NOTE: This bus tour can feel rushed. There is enough time to see the sights, but not at a leisurely pace. This is expected on these kinds of tours, though. For me, it was a pay-off for not having my own transport.
Be left in awe at Shiraito no Taki Waterfalls
Our first stop out of Fujinomiya was Shiraito no Taki Waterfalls 白糸の滝. Created by snowmelt that takes 10 years to filter through rock from Mt Fuji, Shiraito Falls is a UNESCO World Heritage site.
With the scent of minerals filling the air, I was absolutely awestruck by the sheer scale of the falls, they’re 20 metres high and collectively, their silk-like threads of water span 150 metres wide!
It’s very easy to see why this is considered one of the most beautiful waterfalls in Japan. So gorgeous and a lovely place to have visited in the summer, with some light spray reaching us.
TIP: There can be other tour groups here at the same time, mostly senior citizens and they can be a bit slow walking up and down the stairs. Factor this into your time in getting back to the bus.
Take a peek at Otodome no Taki Waterfall
Just opposite the staircase to Shiraito Falls is Otodome no Taki Waterfall. It’s a bit more difficult to see over the fence as it’s on a cliff ledge, however there is a small elevated platform you can take photos from.
TIP: You can pick up some Fuji-themed souvenirs from the stalls in this area. In true Japanese fashion, the vendors do not try to undercut one another with price – the same items will cost the same at different places.
Enjoy the shores of Lake Tanuki, known for “Diamond Fuji”
Our next stop on the bus trip was Lake Tanuki. Although this is a man-made lake, it has a gorgeous outlook!
Twice a year on 20 April and 20 August, a phenomenon happens when the sun aligns directly above Fujisan’s summit about 6am, in what the locals have nicknamed Diamond Fuji. If the lake is still, it creates a reflection known as Double Diamond Fuji.
Learn about Mt Fuji’s ancient religious origins at Hitoana Fuji-ko Iseki
Ticking off another UNESCO World Heritage site, we next visited Hitoana Fuji-ko Iseki. This site features a lava cave that a 1000-year old legend claims is the residence of the Sengen Daibosatsu, goddess of Fujisan, making it a sacred place.
As we entered the grounds, there were over 200 stone pagodas beside Hitoana Sengen-jinja shrine. These are dedicated to the founder of the Fuji-ko religion – worshippers of Mt Fuji that used their religious beliefs as motivation for climbing the summit in ancient times. Today, most people climb for leisure.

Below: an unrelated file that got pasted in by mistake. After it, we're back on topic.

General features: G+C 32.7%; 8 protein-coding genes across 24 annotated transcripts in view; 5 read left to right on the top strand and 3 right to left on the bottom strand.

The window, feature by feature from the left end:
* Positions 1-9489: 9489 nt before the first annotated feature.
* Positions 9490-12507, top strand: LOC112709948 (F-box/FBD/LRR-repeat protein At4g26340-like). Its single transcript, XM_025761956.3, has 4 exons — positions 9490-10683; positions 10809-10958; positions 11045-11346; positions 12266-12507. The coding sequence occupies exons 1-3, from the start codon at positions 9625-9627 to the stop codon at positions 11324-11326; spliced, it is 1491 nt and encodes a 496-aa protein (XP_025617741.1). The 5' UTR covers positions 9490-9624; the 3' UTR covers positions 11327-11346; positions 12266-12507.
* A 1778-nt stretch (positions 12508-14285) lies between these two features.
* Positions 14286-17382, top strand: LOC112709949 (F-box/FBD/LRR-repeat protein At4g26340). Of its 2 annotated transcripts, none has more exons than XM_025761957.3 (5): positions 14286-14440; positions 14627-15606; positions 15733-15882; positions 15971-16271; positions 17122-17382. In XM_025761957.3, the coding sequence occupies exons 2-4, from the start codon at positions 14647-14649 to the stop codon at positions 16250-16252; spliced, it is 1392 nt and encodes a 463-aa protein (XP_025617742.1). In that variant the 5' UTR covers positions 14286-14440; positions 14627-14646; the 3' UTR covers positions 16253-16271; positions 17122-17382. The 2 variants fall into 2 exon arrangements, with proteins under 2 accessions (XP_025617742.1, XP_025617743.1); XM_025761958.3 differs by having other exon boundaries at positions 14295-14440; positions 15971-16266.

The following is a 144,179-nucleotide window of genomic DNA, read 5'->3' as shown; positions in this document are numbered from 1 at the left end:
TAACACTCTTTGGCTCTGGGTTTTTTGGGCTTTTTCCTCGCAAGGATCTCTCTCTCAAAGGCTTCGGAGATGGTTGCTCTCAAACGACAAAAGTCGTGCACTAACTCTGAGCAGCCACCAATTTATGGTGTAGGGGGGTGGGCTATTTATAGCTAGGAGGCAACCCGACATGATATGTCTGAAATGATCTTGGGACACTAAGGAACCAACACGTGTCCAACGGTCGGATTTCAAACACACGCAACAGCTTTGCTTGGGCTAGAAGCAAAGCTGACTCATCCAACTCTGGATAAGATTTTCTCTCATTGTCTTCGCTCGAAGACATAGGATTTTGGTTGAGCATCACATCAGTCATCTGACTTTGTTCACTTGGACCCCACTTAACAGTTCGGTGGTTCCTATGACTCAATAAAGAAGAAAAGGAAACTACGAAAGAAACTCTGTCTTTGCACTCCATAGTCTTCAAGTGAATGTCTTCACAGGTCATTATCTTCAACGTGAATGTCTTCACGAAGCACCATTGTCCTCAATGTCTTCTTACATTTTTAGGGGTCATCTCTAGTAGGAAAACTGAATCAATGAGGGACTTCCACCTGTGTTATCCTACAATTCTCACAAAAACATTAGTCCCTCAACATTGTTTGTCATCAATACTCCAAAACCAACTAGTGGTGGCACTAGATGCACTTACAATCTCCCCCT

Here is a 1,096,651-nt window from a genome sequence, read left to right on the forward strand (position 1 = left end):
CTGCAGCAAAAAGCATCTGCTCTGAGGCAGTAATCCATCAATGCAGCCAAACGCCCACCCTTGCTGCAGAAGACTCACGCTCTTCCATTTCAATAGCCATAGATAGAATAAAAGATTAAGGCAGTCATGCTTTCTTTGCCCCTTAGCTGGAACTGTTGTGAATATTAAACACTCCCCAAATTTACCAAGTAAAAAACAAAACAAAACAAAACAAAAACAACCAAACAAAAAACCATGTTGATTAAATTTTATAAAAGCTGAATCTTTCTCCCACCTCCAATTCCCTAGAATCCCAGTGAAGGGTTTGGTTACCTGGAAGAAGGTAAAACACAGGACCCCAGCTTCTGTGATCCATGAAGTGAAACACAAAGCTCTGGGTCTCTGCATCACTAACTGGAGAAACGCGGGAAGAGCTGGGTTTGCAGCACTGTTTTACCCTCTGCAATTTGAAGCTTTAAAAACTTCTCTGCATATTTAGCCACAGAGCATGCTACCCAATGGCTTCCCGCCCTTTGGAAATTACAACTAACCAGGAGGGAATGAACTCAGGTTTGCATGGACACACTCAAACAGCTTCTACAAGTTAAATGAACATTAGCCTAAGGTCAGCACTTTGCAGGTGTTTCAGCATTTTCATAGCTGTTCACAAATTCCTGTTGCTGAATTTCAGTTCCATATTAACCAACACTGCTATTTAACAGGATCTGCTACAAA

NOTE: Out of a dozen passengers on the bus trip, I was the only foreigner on this day so there were no English-speaking volunteer guides. There are Japanese signs to mark each attraction, so I used Google Translate on my phone to understand what the guides were talking about. I explain how to do this offline in my guide to renting wifi in Japan.
Enjoy ice cream from the happiest cows at Milk Land
Have you even visited Fujinomiya if you haven’t tried milk products from Japan’s happiest cows? Our next stop on the bus tour was Milk Land, where the cows bask in the grasses at the foot of Mt Fuji. They’ve got some of the best views!
I tried the local ichigo aisukurimu (strawberry ice cream). With flavour so rich and texture so creamy, definitely give it a try.
TIP: The final stop on the tour is the same sake brewery I visited with Arigato Japan tours. If there’s something you wish you had bought previously, this is your second chance!
Concluding what to do in Fujinomiya
This concludes the lengthy list of things to do in Fujinomiya! As you can see, it’s definitely worth staying overnight with a Fuji-view room to maximise your chances of seeing her at some point. 2 days is great because weather can be a total contrast from one day to the next. During summer at least, prepare for a downpour one day; sun and blue skies the next.
Doing a customised tour around Mt Fuji with Arigato Japan on your first day means you can revisit some places the following day if the weather is better. You’ll know where you’re going and have the best recommendations for what to eat!
The Urui River may be better on a clear afternoon. The sun can be a bit glary in the morning, but along the path I found some shady spots between trees where the glare was minimised.
Sending a huge thanks again to Arigato Japan Tours for showing me around Fujinomiya city!
While you’re here, why not check out all my travel guides and itineraries for Japan? I’ve also shared how to plan a trip to Japan, what to pack for Japan in every season, crucial Japanese etiquette, easy Japanese phrases for tourists (including a FREE cheat sheet) and much more!
Until next time,
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Australian-based Alyse has travelled "The Invisible Tourist Way" for thirteen years and hopes to encourage fellow travellers to do so, too. Based on her travels to 260+ cities across 32 countries, through her blog she shares passionate advice about responsible travel, history and preserving local cultures for more enriching experiences. Her dreams? Always about the next destination and how to make the most of it by "blending in".